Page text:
And I was happy.

So, go. Nap. I dare you. Don't tell anyone. Don't plan it. Just do it.


Friday, May 11, 2012

Boobies. Boobies. Boobies.

Oh, Time magazine, how I had forgotten you existed outside of outdated copies I flip through at the dentist's office.

By now, you've seen it, the cover with the lady in skinny jeans breast feeding her tall 3-year-old, while he stands on a chair.

Is that actually how she does it at home?  Does she have a whole series of adjustable height chairs to make allowances for growth spurts? Just how long do they both stand? (No one seems to be able to tell me).

And how will that 3-year old feel when he is in junior high and some other kid whips out a copy of Time magazine and makes the connection that the pimply 13-year old who is his lab partner was also photographed with his mother's boobie in his mouth?

But anyway, back to the issue at hand, boobies.

It is always about the boobies. It is about the boobies when we are 12 years old and get our first training bra. It is about the boobies when we stuff that training bra to wear a strapless dress to the school dance. It is about the boobies when they really big or really small or in between. Spring Break is boobie central with bikini tops and flashing and wet t-shirt contests. We worry about cancer in our boobies. We spend hundreds and thousands of dollars and hours finding bras for our boobies. And of course, we fret over how gigantic our boobies get when pregnant and then whether or not to breast feed.

Boobies. boobies. boobies.

I breast fed both my girls (against all odds, I might add. They were preemies. The breast pump nursed before my daughters). And yeah, I believe that every mother should breast feed, because well, that is what your boobies are actually for. And yeah, I also believe that if you don't breast feed you are an amazing mother as well. Because you feed your babies--with food and love. Just like I did.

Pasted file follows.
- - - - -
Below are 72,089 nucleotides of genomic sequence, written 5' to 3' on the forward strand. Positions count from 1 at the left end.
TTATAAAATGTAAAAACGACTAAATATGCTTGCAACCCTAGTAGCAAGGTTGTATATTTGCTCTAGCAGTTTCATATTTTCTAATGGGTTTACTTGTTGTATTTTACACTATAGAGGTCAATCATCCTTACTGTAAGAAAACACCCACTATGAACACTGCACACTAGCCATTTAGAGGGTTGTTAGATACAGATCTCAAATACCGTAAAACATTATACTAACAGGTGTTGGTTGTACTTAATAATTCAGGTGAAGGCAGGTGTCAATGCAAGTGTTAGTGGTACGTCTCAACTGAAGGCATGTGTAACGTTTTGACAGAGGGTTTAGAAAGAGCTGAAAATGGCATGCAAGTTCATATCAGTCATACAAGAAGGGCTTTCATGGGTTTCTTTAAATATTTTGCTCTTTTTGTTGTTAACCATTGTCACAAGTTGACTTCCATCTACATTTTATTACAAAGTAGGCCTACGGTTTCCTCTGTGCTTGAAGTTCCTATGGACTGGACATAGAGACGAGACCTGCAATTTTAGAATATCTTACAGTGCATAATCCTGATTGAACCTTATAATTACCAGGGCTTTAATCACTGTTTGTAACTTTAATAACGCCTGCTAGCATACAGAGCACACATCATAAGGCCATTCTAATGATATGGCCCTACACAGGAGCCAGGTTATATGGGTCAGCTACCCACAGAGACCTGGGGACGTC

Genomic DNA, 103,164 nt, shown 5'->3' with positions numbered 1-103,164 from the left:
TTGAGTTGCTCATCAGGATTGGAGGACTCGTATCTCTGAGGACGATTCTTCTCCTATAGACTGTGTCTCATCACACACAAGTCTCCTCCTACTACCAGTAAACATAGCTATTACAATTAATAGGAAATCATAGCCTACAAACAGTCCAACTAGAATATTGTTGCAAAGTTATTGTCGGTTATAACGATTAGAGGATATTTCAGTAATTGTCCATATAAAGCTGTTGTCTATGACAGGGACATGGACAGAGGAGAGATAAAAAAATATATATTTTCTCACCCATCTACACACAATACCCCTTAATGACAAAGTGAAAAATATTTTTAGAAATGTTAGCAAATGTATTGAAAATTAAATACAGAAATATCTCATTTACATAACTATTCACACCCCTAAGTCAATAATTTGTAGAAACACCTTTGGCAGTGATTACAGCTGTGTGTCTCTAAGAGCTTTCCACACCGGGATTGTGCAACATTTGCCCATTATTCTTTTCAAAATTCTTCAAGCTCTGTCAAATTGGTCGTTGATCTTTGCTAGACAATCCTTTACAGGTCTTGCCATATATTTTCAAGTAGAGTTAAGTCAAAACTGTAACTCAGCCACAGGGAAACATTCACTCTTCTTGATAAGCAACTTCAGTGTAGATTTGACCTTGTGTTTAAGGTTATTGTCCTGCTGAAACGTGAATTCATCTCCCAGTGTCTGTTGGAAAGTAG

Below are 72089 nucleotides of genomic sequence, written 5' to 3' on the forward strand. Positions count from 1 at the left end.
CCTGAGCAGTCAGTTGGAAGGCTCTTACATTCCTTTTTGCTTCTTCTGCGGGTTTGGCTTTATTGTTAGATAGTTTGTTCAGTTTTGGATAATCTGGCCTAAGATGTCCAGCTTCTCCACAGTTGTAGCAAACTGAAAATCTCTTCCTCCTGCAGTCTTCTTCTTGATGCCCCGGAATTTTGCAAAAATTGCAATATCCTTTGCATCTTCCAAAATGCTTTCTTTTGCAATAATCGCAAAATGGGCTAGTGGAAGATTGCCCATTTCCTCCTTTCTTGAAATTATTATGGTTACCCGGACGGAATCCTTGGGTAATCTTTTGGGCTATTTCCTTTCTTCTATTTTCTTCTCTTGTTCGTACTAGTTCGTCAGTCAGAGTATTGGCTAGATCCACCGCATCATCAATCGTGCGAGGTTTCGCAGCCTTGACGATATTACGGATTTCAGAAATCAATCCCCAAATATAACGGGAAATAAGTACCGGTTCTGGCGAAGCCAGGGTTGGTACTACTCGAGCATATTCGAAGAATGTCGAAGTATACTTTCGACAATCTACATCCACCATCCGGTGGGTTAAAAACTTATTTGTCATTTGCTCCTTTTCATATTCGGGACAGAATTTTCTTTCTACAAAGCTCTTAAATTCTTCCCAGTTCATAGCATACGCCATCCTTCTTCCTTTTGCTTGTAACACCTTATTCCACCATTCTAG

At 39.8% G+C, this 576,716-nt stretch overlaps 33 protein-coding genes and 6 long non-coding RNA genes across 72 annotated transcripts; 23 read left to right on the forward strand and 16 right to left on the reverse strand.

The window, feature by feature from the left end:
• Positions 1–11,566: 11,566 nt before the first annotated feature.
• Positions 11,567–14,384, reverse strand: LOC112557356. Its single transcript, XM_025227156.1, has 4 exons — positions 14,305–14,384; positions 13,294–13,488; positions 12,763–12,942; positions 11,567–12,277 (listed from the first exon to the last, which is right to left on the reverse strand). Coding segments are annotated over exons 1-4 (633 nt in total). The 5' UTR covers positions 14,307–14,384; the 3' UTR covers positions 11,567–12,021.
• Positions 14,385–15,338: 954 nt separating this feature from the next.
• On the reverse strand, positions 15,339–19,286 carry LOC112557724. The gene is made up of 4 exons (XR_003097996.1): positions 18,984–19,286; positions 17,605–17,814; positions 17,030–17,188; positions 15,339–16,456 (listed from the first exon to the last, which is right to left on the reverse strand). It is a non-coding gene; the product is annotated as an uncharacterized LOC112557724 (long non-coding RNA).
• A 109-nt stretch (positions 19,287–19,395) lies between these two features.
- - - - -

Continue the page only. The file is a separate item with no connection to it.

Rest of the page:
And even though I breast fed, my boobies have nothing to do with how my daughters will remember me as a mother. They will remember that they were fed and loved and supported and yelled at when they acted like lunatics. They will remember all the amazing things we've done together. They will remember all of this and never think much about my boobies.  As an adult, I give very little thought to my mother's boobies. Yeah, she has them. Good for her. And yeah, she breastfed me, good for her too.

I am mother enough. And it has absolutely nothing to do with my boobies.

We are all mother enough. Sleep with your kid until he is 21 and married. Breast feed your daughter until she is old enough to lactate herself. Wear your husband in a baby bjorn. Carry your bull dog in a sling.  Do whatever you want. But, don't judge me. Or yourself. Or your neighbor.

And seriously, don't breast feed standing up, I am certain it is bad for your back.






Wednesday, May 9, 2012

Get Married, Don't Hate.

Since my email is broken, I thought I'd write about gay marriage.

I know I am a little late to the discussion. But, here's the truth:

God loves us all the same. He does not care if we white or black or purple. He does not care if we like blondes or red heads or boys or girls. He does not worry himself with who we take to the prom or if we wax our eyebrows. And frankly, while God prefers us to be God-loving, neighbor-loving, honest, sinless people, He knows as well I as do: That ain't the case.  God knows we are disasters as people.

Being Gay, however, is not one of those sins or disasters. How could loving someone ever be a sin? Love is a beautiful thing and you know what, I don't know that God even particularly cares who we love; just that we love.

God has a lot going on.

So, of course Gay Marriage should be legal. Love is love. Marriage is marriage. Marriage is also a legal state that provides two committed individuals certain rights and protections. It is for people who love each other.  Two people. A man and a woman. A man and a man. A woman and a woman. Just people.